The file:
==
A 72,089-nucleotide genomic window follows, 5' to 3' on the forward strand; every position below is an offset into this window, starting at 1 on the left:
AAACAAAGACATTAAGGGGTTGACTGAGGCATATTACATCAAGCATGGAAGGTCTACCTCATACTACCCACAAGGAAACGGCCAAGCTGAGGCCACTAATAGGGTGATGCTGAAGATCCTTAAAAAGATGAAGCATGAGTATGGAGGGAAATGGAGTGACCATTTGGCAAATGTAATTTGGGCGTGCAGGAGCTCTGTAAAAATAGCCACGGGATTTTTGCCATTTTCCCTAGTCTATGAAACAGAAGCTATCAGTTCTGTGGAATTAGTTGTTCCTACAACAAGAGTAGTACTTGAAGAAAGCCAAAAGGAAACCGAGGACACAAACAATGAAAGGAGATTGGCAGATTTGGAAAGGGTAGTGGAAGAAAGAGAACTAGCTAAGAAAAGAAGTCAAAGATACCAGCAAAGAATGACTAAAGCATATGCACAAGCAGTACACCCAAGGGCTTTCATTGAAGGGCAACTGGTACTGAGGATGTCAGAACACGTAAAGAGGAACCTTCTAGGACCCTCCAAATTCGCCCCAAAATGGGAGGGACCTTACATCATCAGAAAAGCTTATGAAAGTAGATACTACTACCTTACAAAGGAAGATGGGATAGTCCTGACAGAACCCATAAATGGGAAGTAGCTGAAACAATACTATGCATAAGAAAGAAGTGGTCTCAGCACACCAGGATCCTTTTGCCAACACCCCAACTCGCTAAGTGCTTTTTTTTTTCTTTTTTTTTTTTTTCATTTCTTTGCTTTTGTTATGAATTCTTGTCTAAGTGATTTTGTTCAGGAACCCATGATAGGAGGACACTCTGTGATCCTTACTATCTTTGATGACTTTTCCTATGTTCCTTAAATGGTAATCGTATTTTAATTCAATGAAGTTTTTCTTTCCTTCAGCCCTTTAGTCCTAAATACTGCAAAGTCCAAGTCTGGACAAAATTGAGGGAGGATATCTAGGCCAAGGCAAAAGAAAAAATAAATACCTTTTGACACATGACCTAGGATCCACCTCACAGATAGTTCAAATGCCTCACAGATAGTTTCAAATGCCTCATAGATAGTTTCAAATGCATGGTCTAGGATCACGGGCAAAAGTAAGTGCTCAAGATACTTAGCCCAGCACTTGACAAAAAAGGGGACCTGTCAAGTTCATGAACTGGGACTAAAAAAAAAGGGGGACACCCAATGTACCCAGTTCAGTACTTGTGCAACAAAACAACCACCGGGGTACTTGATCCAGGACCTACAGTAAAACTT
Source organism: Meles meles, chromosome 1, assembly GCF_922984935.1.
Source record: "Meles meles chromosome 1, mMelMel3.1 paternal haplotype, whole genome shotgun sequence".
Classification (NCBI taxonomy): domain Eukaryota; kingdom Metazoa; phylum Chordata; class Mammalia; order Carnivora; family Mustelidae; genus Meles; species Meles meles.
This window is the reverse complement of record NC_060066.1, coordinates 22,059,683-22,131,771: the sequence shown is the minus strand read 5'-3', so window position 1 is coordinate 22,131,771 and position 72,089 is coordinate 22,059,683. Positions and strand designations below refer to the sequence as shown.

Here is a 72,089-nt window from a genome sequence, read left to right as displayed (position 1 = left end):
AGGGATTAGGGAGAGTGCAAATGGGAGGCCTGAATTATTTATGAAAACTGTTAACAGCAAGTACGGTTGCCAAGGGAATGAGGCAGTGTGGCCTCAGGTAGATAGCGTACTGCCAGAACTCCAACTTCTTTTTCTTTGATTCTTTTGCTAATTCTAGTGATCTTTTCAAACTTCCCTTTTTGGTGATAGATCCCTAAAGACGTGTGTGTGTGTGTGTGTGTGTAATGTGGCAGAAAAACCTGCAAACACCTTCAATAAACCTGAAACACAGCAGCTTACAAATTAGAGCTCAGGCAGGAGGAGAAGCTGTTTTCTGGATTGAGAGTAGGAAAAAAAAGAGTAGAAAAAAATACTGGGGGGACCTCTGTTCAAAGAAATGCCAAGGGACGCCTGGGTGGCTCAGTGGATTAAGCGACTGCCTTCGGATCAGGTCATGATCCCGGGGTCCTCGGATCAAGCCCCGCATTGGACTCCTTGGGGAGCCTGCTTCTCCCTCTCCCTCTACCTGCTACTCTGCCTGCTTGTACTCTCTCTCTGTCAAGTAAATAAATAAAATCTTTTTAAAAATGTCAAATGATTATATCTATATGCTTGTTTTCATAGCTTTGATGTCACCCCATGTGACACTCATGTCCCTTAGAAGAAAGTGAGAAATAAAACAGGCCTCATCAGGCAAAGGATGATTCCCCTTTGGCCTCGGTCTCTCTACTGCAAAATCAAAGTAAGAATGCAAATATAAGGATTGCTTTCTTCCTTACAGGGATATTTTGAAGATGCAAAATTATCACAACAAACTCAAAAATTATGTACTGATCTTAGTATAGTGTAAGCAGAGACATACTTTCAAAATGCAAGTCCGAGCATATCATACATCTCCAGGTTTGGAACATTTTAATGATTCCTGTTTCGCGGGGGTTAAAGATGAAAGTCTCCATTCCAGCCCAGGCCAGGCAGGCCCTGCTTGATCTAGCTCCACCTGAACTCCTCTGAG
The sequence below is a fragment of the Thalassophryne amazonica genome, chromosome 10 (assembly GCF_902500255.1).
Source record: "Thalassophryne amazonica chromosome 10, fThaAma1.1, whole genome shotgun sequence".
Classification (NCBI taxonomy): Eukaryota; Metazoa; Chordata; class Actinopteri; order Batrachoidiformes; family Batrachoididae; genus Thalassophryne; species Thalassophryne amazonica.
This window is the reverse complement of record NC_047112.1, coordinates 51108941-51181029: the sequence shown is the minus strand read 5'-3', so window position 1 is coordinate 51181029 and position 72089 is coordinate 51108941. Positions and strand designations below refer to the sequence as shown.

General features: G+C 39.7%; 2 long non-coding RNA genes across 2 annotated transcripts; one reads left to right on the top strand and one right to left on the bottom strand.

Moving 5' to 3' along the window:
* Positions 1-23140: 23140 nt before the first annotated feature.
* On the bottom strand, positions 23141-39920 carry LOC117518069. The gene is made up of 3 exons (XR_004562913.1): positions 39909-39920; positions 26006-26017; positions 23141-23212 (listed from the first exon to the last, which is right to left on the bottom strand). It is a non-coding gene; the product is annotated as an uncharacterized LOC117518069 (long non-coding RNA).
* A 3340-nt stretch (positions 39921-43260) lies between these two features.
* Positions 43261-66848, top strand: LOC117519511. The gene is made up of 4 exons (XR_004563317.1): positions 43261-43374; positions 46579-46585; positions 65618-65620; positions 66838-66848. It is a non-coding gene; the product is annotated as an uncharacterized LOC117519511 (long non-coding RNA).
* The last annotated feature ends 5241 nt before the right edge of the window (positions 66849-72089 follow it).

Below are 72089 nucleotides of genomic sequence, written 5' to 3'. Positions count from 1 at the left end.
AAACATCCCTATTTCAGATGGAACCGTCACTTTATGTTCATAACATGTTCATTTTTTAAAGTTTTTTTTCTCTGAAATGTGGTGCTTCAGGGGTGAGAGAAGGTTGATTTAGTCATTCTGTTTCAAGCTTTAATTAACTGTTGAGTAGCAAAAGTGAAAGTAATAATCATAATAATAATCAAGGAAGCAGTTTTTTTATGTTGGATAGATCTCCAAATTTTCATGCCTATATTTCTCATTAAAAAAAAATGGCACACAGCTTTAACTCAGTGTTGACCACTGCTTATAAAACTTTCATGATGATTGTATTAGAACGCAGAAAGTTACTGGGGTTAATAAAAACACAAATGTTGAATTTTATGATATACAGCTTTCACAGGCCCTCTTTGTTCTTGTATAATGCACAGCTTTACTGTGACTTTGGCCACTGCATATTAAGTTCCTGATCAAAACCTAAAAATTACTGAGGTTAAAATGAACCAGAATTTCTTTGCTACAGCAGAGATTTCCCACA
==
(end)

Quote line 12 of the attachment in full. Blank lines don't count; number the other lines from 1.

This window is the reverse complement of record NC_047112.1, coordinates 51108941-51181029: the sequence shown is the minus strand read 5'-3', so window position 1 is coordinate 51181029 and position 72089 is coordinate 51108941. Positions and strand designations below refer to the sequence as shown.